Human Intelligence

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Joseph McVicker Hunt
Transaction Publishers, 1972 - Psychology - 283 pages
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What determines human intelligence? What is its relationship to creativity? Its potential for change? To illuminate some of these questions, J. McVicker Hunt has gathered together a number of essays previously pub­lished in fra/jsaction magazine. This volume contains some of the answers that have been found, out emphasizes that we still need to learn a great deal about developing ways to assess our human resources. We remain, for example, uncertain about what abilities pinpoint intelligence, and the extent to which intellectual aoility can predict classroom success--or even the ability to perform a job well.

Articles in this book sl'ow that indications of heritability have nothing to say about the educabiliry of individuals or classes or races. Investigations indicate that there is a great deal more plasticity in the development of behavior and abilities thnn was presumed by those who believe in predeter­mined intelligence. They also indicate that knowledge and ability both grow during the early years; knowledge grows throughout life; but the ability to acquire new knowledge

These areas of developing knowledge are of political as well as social significance. Any attempts to upgrade the abilities of the poor or the disadvantaged must necessarily be concerned with manipulation of the envir­onment. These articles represent the most advanced available information about the relationship of experience, environment and heredity to the de­velopment of measurable intelligence.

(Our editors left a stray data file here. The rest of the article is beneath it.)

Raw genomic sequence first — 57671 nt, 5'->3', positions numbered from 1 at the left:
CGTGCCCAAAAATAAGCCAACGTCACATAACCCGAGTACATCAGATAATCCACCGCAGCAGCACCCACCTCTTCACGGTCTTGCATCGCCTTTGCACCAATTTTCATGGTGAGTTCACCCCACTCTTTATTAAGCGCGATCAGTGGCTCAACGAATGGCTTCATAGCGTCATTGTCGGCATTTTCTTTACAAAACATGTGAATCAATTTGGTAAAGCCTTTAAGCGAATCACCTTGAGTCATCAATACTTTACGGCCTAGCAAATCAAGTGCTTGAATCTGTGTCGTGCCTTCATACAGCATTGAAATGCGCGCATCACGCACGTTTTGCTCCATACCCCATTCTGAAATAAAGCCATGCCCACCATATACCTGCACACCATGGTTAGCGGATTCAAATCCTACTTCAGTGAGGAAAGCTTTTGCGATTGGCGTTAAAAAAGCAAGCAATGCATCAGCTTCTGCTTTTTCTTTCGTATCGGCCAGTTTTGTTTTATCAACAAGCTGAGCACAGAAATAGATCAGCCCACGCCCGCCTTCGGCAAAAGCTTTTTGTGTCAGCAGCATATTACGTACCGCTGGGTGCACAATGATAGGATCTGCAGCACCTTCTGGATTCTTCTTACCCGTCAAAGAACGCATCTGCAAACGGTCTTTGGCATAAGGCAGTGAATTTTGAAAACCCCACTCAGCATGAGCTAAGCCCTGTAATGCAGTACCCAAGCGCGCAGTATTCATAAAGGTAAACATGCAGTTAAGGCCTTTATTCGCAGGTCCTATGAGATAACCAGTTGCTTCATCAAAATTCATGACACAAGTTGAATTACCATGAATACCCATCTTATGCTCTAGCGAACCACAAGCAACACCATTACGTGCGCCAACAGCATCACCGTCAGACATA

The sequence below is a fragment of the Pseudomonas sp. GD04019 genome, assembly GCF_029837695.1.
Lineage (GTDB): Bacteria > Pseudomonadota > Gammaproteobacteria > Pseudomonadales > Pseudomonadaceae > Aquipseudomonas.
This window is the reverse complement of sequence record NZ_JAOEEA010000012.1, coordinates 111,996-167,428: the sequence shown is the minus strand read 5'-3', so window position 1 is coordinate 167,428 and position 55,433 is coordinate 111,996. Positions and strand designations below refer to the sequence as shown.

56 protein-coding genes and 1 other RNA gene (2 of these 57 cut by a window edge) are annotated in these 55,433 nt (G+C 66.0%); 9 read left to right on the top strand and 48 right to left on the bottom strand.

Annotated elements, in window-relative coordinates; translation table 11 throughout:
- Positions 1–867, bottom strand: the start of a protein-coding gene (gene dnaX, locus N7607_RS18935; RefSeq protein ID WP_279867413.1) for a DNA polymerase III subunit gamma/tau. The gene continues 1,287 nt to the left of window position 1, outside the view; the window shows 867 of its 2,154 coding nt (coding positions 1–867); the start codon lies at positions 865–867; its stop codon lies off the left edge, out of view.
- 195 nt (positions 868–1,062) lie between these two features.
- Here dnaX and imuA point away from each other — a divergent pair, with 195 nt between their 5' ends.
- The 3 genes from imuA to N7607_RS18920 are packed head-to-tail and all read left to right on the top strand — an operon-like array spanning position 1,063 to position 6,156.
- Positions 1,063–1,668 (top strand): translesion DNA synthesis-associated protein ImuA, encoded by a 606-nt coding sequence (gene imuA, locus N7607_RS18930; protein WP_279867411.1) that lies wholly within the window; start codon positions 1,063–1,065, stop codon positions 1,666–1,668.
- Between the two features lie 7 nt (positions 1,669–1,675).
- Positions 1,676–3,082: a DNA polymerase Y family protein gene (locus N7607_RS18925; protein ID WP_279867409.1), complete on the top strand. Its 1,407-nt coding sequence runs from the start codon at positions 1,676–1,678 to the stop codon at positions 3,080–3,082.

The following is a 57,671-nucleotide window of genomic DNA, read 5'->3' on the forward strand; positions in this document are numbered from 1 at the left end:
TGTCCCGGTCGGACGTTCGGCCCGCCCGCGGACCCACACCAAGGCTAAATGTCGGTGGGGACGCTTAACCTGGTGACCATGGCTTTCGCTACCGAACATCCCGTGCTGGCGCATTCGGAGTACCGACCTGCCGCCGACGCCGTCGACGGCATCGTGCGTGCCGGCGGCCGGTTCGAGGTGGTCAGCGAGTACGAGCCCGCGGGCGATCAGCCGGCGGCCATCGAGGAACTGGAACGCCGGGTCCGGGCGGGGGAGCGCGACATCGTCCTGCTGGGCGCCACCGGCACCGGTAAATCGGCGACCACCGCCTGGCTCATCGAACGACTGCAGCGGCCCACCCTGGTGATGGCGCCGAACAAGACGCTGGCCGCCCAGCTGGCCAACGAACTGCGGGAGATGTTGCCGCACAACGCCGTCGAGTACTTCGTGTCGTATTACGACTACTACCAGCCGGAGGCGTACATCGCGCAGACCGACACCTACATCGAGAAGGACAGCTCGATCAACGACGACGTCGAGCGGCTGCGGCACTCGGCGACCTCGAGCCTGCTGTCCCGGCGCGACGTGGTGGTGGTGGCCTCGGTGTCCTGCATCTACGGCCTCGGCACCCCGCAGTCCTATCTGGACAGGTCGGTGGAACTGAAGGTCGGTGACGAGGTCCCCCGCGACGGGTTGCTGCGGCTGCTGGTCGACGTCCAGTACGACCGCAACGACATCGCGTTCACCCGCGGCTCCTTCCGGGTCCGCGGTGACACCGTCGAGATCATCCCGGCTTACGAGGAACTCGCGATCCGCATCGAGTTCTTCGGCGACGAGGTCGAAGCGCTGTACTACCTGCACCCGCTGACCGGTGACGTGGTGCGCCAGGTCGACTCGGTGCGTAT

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Do Heritability Indices Predict Educability?
The Role of Experience in the Development of Competence
IntelligenceWhy It Grows Why It Declines
The Demographic Context of Metropolitan Education
Of Achievement Hope and Time in Poverty
How Teachers Learn to Help Children Fail
The SelfFulfilling Prophecy in Ghetto Education
Creativity and Intelligence in Children
The Creative Artist as an Explorer
A Revolution in Treatment of the Retarded
Changing the Game from Get the Teacher to Learn
Tracking in American High Schools
Rich Mans Qualifications for Poor Mans Jobs
About the Authors

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Page 7 - Give me a dozen healthy infants, well-formed, and my own specified world to bring them up in and I'll guarantee to take any one at random and train him to become any type of specialist I might select — doctor, lawyer, artist, merchant-chief and, yes, even beggar-man and thief, regardless of his talents, penchants, tendencies, abilities, vocations, and race of his ancestors'.
Page 10 - A very large number of congenital idiots are typical Mongols. So marked is this, that when placed side by side, it is difficult to believe that the specimens compared are not children of the same parents.
Page 9 - I have for some time had my attention directed to the possibility of making a classification of the feeble-minded, by arranging them around various ethnic standards, — in other words, framing a natural system to supplement the information to be derived by an inquiry into the history of the case. I have been able to find among the large number of idiots and imbeciles which come under my observation, both at Earlswood and the out-patient department of the hospital, that a considerable portion can...
Page 11 - The palpebral fissure is very narrow. The forehead is wrinkled transversely from the constant assistance which the levatores palpebrarum derive from the occipitofrontalis muscle in the opening of the eyes. The lips are large and thick with transverse fissures. The tongue is long, thick, and is much roughened. The nose is small. The skin has a slight dirty yellowish tinge, and is deficient in elasticity, giving the appearance of being too large for the body.

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